Free Speech, Criticism, Mormonism, and Islam


Victor Davis Hanson


A reader has reminded me of this note, from Victor Davis Hanson – one of my favorite commentators, and a true original.


A Ph.D. in classics from Stanford!  Who actively runs a family farm!  (I’m really fond of superbly educated public intellectuals.  Wendell Berry.  Eric Hoffer.  George Will.  May their tribe increase.)


In his little piece, Hanson warns against concessions to demands from some Muslims that we reconsider the First Amendment to the Constitution of the United States.  (Such demands aren’t coming only from fringe lunatics and illiterates rampaging on the streets of the Middle East; Pakistani foreign minister Hina Rabbani Khar opined, a few days ago, that America should “rethink” its commitment to free speech.)  And, of course, he mentions Broadway’s ongoing stage mockery of Mormons — a group whom it is not only safe but positively fashionable to deride.


I’ve spent years — much of my adult life, in fact — trying to build bridges between Islam and Christianity, between the Middle East and the West.  I’m more than happy to critique malicious propaganda against Islam.  Indeed, I regard it as a moral duty.  But I will not stand by silently while the right to produce such propaganda is taken away.  The real test of our commitment to freedom comes, not when popular or attractive speech is threatened, but precisely when there are attempts to suppress unpopular opinions, even idiotic and transparently false ones.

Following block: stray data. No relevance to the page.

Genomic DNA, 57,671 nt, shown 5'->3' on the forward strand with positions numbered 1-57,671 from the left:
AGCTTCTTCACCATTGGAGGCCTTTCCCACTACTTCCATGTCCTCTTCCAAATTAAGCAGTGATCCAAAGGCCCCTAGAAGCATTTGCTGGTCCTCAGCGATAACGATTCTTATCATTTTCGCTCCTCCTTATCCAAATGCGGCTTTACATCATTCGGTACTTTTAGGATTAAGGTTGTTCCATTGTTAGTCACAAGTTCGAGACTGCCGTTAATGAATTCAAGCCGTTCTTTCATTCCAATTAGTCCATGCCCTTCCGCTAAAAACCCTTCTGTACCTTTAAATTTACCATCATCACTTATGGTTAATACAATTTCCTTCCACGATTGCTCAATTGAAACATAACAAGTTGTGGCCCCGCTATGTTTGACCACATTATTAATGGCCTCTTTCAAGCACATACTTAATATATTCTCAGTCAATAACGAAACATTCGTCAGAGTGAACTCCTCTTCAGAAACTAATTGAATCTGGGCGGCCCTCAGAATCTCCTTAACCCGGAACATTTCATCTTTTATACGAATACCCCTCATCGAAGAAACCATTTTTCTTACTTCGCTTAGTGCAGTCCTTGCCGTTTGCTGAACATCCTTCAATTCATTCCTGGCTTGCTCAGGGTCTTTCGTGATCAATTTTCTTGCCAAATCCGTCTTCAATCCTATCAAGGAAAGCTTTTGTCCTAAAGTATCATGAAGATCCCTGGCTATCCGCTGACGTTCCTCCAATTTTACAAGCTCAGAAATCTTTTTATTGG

(Incidentally, Pakistan’s railroad minister, Ghulam Ahmed Bilour, has offered a bounty of $100,000.00 for the death of the man who created the unspeakably awful “film” The Innocence of Muslims.  [See here for my take on that piece of amateur cinematic trash.]  Mr. Bilour should never be allowed to visit the United States, and the American government should make its displeasure — assuming that the Obama administration actually feels any — tangibly felt by the government in which Mr. Bilour serves.  It is, to put it very, very mildly, inappropriate for a senior leader of a foreign state — let alone a senior leader of a putative ally — to publicly offer lucrative contracts on the lives of citizens or residents of the United States.)



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